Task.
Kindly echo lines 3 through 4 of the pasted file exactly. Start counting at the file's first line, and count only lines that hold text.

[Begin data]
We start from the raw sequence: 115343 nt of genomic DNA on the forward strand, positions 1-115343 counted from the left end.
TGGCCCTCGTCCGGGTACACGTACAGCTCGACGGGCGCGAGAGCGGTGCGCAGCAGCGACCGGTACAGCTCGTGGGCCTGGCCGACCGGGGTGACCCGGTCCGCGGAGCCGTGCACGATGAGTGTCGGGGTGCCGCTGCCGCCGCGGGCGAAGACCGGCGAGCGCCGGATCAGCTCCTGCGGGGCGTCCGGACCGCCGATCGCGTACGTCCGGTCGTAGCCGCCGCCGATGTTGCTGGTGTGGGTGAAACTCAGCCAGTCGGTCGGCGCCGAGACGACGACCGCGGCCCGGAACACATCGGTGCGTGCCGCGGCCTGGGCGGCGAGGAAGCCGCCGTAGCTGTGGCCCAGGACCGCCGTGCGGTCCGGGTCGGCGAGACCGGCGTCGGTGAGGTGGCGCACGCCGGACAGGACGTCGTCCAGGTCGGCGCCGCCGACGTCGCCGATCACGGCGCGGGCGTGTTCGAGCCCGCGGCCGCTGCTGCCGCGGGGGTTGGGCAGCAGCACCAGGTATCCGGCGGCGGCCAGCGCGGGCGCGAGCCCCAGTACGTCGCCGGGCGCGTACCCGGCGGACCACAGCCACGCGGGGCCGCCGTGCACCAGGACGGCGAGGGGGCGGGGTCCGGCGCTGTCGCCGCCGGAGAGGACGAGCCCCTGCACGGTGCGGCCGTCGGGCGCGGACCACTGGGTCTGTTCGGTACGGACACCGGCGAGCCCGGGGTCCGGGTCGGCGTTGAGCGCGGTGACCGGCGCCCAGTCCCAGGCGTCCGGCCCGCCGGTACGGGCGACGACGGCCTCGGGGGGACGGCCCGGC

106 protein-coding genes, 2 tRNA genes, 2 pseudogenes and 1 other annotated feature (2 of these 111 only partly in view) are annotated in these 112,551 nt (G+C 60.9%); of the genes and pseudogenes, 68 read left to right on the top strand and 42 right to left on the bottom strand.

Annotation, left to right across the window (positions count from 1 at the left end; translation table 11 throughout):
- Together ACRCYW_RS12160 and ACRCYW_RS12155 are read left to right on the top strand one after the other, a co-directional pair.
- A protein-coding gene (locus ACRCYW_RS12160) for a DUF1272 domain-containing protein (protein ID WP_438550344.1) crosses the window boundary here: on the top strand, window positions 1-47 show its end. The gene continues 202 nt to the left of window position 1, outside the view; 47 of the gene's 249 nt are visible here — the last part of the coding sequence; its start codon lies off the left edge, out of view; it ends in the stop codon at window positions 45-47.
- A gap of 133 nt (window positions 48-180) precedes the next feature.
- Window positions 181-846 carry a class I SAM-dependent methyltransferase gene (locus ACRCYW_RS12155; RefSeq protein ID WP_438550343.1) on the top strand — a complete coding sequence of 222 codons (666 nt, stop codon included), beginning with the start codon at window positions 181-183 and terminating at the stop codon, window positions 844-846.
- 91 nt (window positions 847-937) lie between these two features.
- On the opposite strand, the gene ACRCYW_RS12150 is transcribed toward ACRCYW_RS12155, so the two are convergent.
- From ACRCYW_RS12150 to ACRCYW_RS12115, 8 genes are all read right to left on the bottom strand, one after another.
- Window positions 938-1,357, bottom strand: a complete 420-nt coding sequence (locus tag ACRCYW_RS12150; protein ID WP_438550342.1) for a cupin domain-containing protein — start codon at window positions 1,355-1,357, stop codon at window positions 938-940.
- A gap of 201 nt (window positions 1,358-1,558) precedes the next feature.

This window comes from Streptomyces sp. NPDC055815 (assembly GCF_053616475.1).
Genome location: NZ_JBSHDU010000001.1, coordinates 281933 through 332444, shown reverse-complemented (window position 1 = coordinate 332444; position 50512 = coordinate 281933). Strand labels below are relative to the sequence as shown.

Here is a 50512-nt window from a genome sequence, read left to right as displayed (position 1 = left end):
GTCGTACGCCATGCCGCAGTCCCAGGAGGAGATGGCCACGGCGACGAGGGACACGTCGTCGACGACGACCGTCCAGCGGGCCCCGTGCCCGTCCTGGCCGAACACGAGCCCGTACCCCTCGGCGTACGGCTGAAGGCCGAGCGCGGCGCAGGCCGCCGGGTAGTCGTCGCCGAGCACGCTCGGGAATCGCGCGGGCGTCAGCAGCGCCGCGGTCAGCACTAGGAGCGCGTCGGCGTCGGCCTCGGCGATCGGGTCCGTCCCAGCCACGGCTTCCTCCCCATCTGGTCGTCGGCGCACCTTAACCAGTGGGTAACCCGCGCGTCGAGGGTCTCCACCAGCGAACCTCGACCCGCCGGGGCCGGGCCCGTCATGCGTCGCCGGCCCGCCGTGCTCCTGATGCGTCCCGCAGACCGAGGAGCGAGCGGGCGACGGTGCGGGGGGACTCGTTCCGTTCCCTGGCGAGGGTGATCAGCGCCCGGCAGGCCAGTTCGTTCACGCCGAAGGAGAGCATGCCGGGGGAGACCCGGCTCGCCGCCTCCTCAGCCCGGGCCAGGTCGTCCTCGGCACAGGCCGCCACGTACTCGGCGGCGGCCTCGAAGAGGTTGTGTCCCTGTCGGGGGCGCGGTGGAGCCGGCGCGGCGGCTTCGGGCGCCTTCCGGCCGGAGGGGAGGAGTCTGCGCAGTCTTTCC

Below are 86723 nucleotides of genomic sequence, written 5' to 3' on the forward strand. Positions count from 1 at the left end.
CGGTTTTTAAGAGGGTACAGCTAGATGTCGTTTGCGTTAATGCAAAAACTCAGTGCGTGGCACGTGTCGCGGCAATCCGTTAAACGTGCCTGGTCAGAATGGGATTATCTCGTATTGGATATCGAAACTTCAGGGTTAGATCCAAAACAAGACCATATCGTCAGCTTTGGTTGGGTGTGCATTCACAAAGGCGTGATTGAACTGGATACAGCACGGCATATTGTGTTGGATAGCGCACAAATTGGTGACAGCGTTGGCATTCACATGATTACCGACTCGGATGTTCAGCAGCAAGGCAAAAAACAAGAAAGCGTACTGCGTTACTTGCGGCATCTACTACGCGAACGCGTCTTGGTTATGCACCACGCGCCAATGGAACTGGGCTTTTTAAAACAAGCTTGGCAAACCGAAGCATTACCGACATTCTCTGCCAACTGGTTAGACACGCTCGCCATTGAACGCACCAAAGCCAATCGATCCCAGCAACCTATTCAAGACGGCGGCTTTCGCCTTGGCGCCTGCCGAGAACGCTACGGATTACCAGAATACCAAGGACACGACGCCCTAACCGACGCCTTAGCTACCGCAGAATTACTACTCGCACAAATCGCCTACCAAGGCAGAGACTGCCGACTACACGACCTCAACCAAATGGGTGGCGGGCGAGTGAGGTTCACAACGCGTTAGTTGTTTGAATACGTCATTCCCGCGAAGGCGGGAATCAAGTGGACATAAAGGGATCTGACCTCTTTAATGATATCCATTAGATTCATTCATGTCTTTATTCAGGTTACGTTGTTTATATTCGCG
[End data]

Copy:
106 protein-coding genes, 2 tRNA genes, 2 pseudogenes and 1 other annotated feature (2 of these 111 only partly in view) are annotated in these 112,551 nt (G+C 60.9%); of the genes and pseudogenes, 68 read left to right on the top strand and 42 right to left on the bottom strand.

Annotation, left to right across the window (positions count from 1 at the left end; translation table 11 throughout):